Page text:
Micheal Hyatt, author of, “Platform: Getting Noticed In A Noisy World,” believes social media frauds are so abundant these days, he included a chapter in his book dedicated to warning unassuming readers.
“I am increasingly being pitched by so-called media experts. A very few are bona fide experts. Some are traditional media people who are repacking the same old advice using the new buzzwords. More than a few are unemployed marketing people who discovered Twitter last month.”
When hiring people to work on social media for your company, do your research. Make sure that the person you’re hiring has the expertise to get the job done right.
If you’re pitched by or are seeking someone out, here are 7 ways to find out if they’re a fraud:
1) They don’t get more traffic than you. If you’re looking for help from an expert, they should already have a bigger influence than you. If it all comes down to numbers and if your numbers are higher, than it would seem you are the expert, rather than the person claiming to be. Hyatt encourages businesses to check the expert’s site traffic on Compete.com.
“If the so-called expert doesn’t have more traffic than I do, I ignore him,” says Hyatt.
2) They’re following more people than they have followers. You don’t want a follower running your social media campaign; you want a leader. When you see a person that follows thousands of people, and they are only followed by a few hundred, consider it a red flag. You can rightfully assume that the person followed anyone and everyone and that the majority of the people following that person was the result of follow-backs.
3) They don’t have a blog. In an article on Forbes featuring the top social media influencers, the top 10 all have blogs, delivering tidbits of advice and insight into the business world. If your social media expert doesn’t have a blog, they either aren’t as credible as they appear, or they are just starting out.
“You wouldn’t want to attempt to climb Mount Everest, get halfway up the mountain, and then discover this is your guide ‘s first climb,” says Hyatt. You want to hire someone that carries experience that can be proven.
4) Their name or company name doesn’t appear at the top of search results. Social media experts are their own brand, and their is no reason why an expert shouldn’t be on the first page of the search results, preferably within the first five listings. If you have to go on a hunt to find some information regarding their services than you should start looking elsewhere.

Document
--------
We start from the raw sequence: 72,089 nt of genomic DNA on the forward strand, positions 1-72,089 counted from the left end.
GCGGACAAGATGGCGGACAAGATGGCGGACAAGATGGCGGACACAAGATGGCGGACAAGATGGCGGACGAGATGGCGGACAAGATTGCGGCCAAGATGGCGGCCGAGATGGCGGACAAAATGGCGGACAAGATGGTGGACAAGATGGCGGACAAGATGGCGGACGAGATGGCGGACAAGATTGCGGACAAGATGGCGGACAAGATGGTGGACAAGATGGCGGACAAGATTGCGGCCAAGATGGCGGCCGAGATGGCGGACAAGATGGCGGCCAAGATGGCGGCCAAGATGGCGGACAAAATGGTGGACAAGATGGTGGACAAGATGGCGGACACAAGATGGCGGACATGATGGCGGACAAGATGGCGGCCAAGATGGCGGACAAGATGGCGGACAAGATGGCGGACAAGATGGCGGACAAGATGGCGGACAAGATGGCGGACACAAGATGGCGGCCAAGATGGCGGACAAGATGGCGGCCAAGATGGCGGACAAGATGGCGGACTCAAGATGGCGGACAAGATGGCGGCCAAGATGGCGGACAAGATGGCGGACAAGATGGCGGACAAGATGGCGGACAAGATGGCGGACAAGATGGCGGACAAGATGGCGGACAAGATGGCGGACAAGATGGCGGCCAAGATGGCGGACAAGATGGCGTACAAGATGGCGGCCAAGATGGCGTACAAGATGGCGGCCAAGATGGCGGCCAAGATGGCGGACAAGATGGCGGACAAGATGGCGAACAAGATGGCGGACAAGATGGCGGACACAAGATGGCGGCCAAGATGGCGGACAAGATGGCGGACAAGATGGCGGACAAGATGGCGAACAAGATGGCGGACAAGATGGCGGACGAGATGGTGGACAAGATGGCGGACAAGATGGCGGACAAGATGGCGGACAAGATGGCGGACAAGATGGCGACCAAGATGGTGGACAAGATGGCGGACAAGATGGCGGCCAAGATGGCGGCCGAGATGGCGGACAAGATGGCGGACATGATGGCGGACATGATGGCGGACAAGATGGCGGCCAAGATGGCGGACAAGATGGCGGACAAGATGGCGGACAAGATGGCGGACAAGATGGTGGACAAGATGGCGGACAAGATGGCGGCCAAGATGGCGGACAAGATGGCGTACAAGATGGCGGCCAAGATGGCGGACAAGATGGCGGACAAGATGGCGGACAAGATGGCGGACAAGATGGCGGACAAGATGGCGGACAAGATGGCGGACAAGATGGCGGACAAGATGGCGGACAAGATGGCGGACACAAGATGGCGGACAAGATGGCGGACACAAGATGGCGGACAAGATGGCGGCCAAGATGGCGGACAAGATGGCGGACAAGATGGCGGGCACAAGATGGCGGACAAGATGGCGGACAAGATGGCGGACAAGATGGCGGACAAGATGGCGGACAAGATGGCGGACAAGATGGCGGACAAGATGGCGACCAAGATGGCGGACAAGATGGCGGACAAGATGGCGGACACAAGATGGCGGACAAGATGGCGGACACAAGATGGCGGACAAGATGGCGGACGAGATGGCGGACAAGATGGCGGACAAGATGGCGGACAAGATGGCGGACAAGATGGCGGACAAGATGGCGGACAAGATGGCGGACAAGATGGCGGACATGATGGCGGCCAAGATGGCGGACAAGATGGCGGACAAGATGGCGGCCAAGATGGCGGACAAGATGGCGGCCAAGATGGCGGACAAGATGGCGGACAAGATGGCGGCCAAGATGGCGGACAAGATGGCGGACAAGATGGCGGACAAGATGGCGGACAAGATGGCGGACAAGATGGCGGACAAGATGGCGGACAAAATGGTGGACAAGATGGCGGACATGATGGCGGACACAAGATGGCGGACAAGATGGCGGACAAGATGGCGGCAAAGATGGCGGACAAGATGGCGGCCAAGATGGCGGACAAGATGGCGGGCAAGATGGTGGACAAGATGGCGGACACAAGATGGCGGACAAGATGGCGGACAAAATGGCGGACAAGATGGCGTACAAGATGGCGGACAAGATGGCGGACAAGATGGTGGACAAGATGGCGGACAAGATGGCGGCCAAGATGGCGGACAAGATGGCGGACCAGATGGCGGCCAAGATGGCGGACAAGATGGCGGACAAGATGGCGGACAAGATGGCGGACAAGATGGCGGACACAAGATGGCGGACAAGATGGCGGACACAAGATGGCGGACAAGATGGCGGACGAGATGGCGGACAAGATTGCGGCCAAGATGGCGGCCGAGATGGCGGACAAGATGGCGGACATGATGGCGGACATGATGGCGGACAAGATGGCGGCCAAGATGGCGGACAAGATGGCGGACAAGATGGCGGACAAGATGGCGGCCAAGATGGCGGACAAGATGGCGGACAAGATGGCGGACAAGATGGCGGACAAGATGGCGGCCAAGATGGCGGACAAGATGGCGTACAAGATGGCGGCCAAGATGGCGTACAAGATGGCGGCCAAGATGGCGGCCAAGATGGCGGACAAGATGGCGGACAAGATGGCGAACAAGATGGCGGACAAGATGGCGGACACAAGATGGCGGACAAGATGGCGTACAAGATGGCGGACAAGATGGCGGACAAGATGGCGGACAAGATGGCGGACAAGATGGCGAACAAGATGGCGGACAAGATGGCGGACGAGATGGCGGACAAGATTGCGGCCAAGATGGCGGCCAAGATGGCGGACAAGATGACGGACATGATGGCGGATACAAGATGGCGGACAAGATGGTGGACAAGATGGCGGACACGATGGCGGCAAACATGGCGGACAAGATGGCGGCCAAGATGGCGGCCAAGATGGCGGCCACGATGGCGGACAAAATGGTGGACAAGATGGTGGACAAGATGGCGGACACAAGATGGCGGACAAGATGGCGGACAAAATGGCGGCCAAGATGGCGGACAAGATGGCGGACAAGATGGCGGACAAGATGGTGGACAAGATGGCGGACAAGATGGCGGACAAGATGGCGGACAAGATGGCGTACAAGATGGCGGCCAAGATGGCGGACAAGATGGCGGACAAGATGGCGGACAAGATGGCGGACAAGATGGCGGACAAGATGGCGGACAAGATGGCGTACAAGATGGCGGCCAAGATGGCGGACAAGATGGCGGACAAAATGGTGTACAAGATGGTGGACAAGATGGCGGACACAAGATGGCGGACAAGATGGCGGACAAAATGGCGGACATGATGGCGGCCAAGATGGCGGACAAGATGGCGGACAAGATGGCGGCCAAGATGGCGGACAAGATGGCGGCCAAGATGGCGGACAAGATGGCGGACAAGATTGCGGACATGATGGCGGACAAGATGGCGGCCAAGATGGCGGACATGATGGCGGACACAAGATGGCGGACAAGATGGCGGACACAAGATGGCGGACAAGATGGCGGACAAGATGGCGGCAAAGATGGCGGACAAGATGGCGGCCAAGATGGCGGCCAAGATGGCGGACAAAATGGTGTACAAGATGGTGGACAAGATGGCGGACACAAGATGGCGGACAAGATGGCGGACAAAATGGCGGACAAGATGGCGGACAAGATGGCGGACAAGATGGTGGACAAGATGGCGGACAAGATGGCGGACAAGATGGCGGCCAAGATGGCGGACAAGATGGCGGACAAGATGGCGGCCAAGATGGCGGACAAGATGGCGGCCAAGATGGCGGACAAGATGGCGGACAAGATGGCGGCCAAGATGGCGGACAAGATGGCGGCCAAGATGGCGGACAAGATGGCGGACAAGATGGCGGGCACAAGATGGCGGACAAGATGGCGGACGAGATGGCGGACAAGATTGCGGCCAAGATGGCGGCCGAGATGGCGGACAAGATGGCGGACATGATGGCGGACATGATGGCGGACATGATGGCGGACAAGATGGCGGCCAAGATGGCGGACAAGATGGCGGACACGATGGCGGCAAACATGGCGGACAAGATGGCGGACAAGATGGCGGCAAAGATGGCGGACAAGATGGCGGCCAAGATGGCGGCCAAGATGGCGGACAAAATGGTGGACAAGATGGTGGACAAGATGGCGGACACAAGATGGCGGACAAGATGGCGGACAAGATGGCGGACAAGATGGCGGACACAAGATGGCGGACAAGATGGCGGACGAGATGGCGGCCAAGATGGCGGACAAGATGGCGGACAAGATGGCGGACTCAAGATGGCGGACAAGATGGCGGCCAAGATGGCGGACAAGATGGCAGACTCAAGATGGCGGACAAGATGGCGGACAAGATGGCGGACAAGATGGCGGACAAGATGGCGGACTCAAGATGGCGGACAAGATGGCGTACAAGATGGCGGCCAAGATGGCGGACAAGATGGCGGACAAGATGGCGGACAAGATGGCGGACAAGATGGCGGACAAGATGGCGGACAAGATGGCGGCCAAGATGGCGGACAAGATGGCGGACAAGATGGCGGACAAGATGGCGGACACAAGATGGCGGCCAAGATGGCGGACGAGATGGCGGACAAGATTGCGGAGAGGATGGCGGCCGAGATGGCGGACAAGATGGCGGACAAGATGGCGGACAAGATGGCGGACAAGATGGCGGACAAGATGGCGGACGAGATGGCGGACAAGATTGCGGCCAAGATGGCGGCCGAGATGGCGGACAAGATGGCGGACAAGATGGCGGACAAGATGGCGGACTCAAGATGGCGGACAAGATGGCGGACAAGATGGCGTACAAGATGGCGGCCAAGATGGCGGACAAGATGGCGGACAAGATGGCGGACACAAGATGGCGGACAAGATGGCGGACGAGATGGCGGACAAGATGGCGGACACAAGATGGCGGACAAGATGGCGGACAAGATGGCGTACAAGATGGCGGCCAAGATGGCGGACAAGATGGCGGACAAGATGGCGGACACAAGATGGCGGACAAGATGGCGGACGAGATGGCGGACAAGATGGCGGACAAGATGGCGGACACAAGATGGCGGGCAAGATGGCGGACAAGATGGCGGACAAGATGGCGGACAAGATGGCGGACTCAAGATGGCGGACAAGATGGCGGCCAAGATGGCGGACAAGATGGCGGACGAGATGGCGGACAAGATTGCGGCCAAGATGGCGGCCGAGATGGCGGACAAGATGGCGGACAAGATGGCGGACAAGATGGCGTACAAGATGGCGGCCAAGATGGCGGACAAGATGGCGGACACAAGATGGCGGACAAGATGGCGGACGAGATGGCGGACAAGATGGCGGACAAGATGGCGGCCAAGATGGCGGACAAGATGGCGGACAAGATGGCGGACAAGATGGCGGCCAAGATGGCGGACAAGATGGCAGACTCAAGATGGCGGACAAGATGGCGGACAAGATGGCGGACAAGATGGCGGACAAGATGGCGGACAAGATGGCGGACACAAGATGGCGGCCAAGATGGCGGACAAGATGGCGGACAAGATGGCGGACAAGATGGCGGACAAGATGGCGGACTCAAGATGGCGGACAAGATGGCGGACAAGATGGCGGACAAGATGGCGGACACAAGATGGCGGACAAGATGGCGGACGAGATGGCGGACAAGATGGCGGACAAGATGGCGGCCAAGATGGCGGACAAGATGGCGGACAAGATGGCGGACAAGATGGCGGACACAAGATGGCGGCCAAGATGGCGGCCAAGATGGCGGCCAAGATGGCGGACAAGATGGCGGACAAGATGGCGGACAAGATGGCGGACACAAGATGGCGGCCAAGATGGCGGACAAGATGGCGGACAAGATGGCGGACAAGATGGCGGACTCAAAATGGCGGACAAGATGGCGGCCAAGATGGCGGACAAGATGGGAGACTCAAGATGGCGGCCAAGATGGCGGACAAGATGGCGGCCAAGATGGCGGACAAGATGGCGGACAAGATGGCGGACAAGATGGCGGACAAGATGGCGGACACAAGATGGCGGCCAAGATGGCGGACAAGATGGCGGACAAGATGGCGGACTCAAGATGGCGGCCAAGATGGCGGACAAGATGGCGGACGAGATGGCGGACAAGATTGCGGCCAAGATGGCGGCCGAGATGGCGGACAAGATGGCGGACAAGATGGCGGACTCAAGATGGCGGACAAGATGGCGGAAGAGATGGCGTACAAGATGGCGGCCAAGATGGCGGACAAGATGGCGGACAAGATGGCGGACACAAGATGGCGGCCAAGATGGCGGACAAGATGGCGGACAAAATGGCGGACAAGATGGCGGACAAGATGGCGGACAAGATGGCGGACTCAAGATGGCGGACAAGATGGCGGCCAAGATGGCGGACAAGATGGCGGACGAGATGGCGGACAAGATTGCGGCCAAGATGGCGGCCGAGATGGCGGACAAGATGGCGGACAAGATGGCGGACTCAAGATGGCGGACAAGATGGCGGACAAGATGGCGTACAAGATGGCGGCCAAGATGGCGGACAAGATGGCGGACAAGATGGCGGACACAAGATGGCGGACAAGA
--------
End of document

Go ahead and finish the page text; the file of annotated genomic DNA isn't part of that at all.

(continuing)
5) They have a ton of followers on Twitter and place emphasis on that number. As much as people like to think that the number of followers matters, it doesn’t. A real scam artist will follow people to get followed back, and then delete the person they originally followed. Politician Newt Gingrich had over a one million followers. After an investigation on the highly questionable number, which he proudly boasted about, it was discovered that 92% were fake. Always be aware of overly high numbers and the emphasis placed on them.
6) Their spiel is full of buzz words with little context. Social media buzz words, such as metrics, engagement, influence, and social graph all sound great, but without providing a context for them, they mean very little. Frauds will throw these words around loosely because they sound applicable. Always ask the golden one-word question: How? When they say they increase your site traffic, get you more followers, or target your audience, always ask how.
7) They focus only on Twitter and Facebook. A real social media expert will capitalise on all avenues of social media, including Pinterest, YouTube, and Flickr. They will have a strategy on how to promote your brand on each platform. You wouldn’t run for President and only ask certain people to vote for you. You want to take advantage of everything out there.
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